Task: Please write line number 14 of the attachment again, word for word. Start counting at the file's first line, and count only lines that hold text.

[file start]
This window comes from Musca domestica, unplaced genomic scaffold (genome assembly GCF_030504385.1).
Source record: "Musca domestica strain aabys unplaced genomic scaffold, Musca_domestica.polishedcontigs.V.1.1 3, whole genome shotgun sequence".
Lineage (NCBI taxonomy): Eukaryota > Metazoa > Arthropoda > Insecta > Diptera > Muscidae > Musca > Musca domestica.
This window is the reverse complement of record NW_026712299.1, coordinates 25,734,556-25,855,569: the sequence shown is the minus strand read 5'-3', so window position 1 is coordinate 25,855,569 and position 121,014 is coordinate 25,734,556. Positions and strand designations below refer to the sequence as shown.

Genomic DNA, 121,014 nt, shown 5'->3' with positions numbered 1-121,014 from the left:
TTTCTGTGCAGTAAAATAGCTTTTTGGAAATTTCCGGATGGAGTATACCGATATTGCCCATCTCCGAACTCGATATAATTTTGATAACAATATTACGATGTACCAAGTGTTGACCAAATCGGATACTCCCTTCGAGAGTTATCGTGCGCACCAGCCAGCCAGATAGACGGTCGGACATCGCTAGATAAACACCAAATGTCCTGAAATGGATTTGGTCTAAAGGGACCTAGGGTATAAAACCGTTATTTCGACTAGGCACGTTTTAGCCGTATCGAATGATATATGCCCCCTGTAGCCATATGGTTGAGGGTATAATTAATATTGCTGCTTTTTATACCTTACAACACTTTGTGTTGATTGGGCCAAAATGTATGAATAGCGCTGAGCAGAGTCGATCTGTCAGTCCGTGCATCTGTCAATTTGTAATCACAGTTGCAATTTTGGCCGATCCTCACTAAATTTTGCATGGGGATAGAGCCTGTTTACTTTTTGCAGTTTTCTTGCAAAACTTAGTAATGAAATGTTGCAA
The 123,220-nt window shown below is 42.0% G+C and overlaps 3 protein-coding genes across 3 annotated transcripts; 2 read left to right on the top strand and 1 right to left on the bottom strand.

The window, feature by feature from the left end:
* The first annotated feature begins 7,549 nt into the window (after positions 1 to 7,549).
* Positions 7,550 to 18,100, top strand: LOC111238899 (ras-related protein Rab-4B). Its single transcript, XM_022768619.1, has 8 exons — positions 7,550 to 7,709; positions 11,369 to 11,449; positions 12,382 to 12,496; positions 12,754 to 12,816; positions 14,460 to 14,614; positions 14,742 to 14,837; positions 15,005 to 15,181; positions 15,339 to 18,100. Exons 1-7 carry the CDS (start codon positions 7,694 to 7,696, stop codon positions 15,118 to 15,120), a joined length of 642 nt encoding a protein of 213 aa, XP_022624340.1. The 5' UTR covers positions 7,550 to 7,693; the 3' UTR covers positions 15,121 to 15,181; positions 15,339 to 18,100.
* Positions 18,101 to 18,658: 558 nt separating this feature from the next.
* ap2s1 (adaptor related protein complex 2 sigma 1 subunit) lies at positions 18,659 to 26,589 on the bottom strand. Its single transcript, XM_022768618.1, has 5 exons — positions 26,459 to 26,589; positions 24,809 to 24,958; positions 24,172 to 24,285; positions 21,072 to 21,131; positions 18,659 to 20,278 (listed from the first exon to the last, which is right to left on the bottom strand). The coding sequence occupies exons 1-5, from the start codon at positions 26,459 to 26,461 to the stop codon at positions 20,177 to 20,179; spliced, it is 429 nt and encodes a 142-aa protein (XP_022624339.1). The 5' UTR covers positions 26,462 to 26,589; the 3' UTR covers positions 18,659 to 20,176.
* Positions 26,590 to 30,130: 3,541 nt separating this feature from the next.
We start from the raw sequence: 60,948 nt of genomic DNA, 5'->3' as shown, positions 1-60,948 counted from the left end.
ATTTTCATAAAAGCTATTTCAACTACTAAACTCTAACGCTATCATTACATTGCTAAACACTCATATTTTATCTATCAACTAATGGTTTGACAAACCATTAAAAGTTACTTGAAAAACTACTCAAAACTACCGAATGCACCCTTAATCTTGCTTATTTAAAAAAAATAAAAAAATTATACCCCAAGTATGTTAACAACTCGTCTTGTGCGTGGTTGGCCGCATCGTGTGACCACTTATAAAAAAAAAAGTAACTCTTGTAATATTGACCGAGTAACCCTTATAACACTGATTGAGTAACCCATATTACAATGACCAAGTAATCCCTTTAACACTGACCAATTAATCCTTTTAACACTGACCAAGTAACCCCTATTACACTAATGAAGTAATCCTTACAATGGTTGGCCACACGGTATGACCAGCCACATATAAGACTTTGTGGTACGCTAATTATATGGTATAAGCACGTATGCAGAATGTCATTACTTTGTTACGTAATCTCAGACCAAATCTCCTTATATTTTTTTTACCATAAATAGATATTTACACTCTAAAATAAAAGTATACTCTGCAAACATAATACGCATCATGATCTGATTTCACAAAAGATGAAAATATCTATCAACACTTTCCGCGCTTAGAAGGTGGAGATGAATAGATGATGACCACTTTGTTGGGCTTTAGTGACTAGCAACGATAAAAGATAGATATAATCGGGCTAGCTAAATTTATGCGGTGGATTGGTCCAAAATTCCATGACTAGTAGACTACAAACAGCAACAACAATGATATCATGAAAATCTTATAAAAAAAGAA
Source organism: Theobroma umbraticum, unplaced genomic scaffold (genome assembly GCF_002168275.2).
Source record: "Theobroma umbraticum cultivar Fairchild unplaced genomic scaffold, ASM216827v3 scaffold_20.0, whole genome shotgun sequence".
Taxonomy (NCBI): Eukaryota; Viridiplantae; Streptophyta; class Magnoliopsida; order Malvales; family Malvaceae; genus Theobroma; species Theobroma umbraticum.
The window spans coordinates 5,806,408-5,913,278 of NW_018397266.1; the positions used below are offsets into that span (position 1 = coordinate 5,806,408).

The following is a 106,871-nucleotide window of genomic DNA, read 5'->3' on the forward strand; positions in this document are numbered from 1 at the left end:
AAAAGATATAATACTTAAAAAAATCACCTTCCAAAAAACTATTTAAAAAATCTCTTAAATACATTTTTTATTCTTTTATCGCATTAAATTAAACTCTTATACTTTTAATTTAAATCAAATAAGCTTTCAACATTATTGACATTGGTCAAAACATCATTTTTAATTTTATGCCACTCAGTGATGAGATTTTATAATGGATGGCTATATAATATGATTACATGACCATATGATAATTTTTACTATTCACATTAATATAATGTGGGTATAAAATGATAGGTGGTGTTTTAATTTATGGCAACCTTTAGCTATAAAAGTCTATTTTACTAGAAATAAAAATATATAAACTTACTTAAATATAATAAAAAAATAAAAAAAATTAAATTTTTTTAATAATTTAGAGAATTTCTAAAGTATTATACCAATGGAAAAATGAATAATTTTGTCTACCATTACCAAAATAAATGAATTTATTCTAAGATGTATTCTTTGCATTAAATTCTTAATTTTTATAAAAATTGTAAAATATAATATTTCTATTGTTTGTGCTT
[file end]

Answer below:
We start from the raw sequence: 60,948 nt of genomic DNA, 5'->3' as shown, positions 1-60,948 counted from the left end.